Vocalese is a style of jazz singing in which words are set to an instrumental composition or improvisation. The style was developed by the great Eddie Jefferson (1917-1989) although he admitted that he was greatly influenced by drummer, trombonist and singer Leo Watson (1898-1950) who mixed both scat and vocalese. What’s the difference? While improvised singing, or scat as it is commonly known, uses nonsense syllables such as dee, bop, bah, doo wop,” etc. in solos, vocalese uses lyrics set pre-existing instrumental solos. Although the style was originally associated with solo singers , it soon became a stylistic component for some vocal groups. Lambert, Hendricks and Ross are probably the best known of these groups. Jon Hendricks wrote the lyrics for the melodies as well as the solos. Vocalese lyrics tend to be syllabic, i.e. one syllable for each note of music.
Below is their rendition of Horace Silver’s “Doodlin’,” as well as Horace Silver’s original verso, for reference. Also I have included the brilliant version by Sarah Vaughan. Listen for when the solo starts on the Silver version and then listen to the singers vocalese over that section.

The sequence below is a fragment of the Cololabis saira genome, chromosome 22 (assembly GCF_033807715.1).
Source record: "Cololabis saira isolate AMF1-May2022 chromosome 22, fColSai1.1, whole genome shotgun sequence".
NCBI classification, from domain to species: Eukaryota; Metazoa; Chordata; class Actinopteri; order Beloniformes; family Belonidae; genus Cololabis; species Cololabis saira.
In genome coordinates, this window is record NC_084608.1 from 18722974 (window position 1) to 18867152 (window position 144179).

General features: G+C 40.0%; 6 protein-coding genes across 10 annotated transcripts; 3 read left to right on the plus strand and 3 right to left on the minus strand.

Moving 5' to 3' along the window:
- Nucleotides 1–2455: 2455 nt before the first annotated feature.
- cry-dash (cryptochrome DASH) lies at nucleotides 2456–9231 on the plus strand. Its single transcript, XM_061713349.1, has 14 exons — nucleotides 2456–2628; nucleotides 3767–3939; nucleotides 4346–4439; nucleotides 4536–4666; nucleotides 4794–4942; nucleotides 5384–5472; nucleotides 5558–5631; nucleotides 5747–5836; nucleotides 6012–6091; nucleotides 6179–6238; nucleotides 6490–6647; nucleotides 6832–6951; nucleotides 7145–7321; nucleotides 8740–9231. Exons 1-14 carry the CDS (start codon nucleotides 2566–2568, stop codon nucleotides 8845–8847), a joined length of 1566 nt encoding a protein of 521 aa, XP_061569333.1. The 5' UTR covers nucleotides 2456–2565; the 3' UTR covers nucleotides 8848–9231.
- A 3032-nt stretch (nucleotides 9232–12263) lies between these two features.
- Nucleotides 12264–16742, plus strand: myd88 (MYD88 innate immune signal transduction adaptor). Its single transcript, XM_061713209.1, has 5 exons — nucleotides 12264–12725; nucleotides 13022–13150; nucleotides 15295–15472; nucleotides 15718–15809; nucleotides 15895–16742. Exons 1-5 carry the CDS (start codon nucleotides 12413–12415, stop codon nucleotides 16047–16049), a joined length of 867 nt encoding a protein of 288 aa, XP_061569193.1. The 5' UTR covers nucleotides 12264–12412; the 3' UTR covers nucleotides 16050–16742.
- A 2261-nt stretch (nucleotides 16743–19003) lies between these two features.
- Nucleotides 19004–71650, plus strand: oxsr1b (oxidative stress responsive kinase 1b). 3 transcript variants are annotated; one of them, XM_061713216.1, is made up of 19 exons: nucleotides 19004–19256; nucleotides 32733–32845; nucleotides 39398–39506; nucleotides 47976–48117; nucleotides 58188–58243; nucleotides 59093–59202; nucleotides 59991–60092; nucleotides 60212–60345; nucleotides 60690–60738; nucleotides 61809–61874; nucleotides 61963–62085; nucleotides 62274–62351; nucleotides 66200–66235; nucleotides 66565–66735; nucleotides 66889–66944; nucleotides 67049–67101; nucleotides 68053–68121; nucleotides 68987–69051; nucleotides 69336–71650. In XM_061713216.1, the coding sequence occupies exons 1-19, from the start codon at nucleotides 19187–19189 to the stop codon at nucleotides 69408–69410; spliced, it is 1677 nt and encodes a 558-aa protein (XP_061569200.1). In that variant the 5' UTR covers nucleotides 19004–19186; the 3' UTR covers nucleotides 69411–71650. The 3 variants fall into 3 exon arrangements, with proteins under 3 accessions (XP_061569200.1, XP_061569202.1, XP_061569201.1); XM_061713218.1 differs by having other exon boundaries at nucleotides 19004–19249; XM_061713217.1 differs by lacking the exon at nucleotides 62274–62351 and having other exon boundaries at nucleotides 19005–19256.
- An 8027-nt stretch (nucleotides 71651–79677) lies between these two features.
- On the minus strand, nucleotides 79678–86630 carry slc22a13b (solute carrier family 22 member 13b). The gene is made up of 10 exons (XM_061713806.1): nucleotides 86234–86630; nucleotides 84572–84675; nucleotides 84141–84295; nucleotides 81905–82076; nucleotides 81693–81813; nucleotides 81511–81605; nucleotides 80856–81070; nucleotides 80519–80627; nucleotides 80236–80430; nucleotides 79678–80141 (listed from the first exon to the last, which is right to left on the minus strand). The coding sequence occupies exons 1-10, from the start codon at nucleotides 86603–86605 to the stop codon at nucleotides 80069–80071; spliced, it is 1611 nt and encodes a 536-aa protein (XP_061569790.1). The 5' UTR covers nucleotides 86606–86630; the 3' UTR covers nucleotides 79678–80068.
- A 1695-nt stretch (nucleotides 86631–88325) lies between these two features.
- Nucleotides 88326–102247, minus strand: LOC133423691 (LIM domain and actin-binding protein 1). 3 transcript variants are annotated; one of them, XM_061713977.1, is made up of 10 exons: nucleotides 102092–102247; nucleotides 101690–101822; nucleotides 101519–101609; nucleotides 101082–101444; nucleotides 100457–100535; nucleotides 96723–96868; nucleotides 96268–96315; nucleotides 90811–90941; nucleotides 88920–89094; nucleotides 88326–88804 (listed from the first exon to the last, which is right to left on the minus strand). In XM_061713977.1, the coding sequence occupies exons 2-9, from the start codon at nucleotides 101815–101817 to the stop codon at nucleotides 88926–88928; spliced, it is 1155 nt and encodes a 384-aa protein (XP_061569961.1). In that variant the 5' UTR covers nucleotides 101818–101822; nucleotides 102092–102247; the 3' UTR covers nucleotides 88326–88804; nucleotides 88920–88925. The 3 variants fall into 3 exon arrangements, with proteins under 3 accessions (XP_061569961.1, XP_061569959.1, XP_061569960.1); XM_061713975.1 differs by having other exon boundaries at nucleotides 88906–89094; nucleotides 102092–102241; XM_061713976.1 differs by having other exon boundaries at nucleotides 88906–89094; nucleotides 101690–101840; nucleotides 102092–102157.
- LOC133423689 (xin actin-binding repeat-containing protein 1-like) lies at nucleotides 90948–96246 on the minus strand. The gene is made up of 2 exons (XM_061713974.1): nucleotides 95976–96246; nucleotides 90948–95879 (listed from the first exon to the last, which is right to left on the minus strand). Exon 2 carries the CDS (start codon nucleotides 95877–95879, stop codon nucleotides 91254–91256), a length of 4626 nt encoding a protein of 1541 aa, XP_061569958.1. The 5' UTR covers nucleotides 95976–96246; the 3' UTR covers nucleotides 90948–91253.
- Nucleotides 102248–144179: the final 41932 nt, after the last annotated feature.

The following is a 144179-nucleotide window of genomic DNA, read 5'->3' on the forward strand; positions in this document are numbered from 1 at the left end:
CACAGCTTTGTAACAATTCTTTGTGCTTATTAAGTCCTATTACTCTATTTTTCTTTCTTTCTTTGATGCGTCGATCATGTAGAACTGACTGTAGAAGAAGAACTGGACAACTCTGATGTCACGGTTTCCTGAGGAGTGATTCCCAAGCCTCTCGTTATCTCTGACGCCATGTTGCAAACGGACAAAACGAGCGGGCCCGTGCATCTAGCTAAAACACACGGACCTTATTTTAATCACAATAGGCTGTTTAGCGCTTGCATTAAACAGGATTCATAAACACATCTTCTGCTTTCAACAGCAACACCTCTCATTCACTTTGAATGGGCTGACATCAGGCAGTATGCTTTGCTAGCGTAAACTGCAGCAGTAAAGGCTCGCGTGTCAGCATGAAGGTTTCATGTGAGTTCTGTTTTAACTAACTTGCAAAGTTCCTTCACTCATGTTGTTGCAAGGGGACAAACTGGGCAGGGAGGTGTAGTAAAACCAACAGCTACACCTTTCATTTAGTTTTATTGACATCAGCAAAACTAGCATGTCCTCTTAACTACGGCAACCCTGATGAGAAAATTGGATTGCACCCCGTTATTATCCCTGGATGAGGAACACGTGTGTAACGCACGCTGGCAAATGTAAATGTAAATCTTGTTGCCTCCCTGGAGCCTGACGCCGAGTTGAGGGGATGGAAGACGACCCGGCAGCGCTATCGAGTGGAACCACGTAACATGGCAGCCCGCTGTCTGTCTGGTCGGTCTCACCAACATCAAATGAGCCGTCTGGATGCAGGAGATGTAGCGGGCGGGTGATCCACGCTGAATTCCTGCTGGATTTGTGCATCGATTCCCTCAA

The 4th video is a fantastic vocalese version of Miles Davis’s “Tutu,” by the Manhattan Transfer.
So what does this mean for my vocal group? We are going to try “Doodlin’ this term. The arrangement included in this post is only for the melody. If someone wants to tackle the vocalese for the solo section, that would be wonderful, but for now we can just work on the melody.
Lambert,Hendricks and Ross – Doodlin’, 1960
Horace Silver – “Doodlin'”
Sarah Vaughan – Doodlin’, 1958
Manhattan Transfer “Tutu,” 2004
doodlin 3part alto 2 final doodlin 3 part soprano doodlin 3 part alto 1 melody
(Our current repertoire : “Feelin’ Good,” “Somagwaza,” “It Ain’t Necessarily So,” “Iko-Iko.” We need to continue work on these songs, as well as individual solo pieces. A lot of fun work to do this term. I’m looking forward to hearing these songs take. See you hopefully Friday.)